“It remains entirely possible that Uber knowingly left Levandowski free to keep that treasure trove of files as handy as he wished [provided he keep the data on his own personal devices], and that Uber willfully refused to tell Levandowski to return the treasure trove to its rightful owner,” the judge said back in May(Read More…)

By on May 25, 2017

2015 Chevrolet Silverado 2500 HD LTZ crew cab pickup

Suing automakers over diesel emissions violations is quickly on its way to becoming passé.

Since Volkswagen admitted to installing software that circumvented pollution laws, regulators have been on the hunt for their next big target. While it might make their efforts seem like a bit of a witch hunt, there’s good reason to be on the lookout. Studies have shown diesel emission levels are often much higher than analysts expected, with experts attributing the results to the high probability that other automakers are skirting regulatory guidelines — likely by way of defeat devices.

Daimler, Renault, and PSA Group are all being investigated in their home countries as FCA faces legal action within the United States.

General Motors is now being sued for allegedly installing defeat devices in its trucks to sidestep emissions tests, making it the sixth major manufacturer accused of diesel cheating since 2015. However, General Motors isn’t dabbling in gray areas, acting confused, or assuring the public it will get to the bottom of the accusations. It says the claims against it are flat out wrong.  (Read More…)

By on May 12, 2017

self-driving uber advanced tech center autonomous car

Waymo’s lawsuit against Uber Technologies’ alleged theft and usage of autonomous trade secrets is going to trial.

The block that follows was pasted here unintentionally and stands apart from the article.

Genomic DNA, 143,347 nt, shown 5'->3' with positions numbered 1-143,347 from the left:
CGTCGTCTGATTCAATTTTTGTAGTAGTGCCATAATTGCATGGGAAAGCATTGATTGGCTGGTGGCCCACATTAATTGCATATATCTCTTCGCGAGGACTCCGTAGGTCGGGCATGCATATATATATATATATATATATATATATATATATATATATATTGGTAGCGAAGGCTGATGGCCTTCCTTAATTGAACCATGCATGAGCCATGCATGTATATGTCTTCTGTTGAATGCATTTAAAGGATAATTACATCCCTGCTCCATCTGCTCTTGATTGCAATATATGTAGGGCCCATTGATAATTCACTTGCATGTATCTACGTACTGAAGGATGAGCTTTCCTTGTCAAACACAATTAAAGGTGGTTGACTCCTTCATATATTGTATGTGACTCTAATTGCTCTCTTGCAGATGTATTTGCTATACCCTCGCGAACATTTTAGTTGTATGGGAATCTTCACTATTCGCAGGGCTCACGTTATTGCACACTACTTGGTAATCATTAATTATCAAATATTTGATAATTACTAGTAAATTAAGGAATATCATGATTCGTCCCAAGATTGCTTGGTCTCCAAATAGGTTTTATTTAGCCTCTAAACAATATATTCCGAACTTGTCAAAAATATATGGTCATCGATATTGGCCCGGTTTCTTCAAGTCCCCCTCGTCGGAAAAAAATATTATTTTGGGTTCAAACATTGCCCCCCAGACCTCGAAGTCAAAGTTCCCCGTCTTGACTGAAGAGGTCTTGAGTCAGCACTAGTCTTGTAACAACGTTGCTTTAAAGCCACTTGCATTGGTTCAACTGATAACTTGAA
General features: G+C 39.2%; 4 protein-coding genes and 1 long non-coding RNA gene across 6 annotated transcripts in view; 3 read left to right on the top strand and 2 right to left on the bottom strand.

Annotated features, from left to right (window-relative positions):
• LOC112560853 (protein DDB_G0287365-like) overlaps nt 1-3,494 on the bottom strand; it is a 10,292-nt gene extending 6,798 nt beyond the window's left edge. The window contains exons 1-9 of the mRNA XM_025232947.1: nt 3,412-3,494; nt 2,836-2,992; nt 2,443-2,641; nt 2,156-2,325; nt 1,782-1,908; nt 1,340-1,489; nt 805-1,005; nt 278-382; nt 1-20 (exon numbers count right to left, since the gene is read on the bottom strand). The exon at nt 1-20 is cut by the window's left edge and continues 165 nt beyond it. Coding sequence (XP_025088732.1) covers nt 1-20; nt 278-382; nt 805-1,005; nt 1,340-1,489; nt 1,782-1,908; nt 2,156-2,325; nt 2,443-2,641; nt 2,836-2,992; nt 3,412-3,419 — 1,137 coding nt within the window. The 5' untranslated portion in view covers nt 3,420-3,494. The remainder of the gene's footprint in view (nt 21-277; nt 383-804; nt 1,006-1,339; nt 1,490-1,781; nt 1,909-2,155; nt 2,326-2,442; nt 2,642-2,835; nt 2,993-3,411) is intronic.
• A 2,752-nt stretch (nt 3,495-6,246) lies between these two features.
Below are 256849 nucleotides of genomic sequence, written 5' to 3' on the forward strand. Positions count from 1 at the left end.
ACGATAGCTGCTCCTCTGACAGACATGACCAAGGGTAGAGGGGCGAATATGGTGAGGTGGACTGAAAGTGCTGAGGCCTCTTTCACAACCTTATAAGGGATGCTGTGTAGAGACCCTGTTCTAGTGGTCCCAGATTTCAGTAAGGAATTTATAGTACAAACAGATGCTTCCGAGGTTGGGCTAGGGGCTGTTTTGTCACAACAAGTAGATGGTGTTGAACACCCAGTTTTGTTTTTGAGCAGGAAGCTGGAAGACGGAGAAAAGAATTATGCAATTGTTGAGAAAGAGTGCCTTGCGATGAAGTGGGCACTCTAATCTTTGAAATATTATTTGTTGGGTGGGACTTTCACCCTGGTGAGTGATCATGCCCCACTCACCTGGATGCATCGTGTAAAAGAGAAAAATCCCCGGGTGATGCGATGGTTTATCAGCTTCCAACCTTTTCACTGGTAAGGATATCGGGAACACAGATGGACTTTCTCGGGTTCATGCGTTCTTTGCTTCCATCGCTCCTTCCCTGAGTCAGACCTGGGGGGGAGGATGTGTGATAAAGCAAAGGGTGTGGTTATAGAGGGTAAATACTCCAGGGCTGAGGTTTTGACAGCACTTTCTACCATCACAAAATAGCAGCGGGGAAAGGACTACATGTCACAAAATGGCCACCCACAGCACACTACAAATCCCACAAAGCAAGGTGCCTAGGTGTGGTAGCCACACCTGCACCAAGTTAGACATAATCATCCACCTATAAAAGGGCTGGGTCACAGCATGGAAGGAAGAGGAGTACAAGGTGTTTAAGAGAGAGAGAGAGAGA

Judge William Alsup ruled Uber could not force the case into private arbitration and is referring the matter to the United States Attorney for a very public investigation.

This is everything the ride-hailing company didn’t want.

(Read More…)

By on May 11, 2017

Volkswagen VW Badge Emblem Logo

Volkswagen AG announced at its annual shareholders meeting this week that it will not be publishing the findings of an external investigation into its diesel emissions scandal conducted by the Jones Day law firm. The reason for VW’s secrecy is due to an underlying fear among management that the information held in the report would lead to further lawsuits and fines.

VW Chairman Hans Dieter Pötsch addressed the thousands of shareholders by first thanking the U.S. legal team for its hard work and then explaining there was no way in hell anyone outside of the company would benefit from its findings — tossing any promised transparency out the window. (Read More…)

By on May 4, 2017

judge alsup

The U.S. judge hearing Alphabet and Waymo’s case against Uber Technologies over pilfered trade secrets stated Wednesday that the inquest lacked clear evidence of any wrongdoing — making his decision on whether to issue an injunction against the ride-hailing service a difficult one.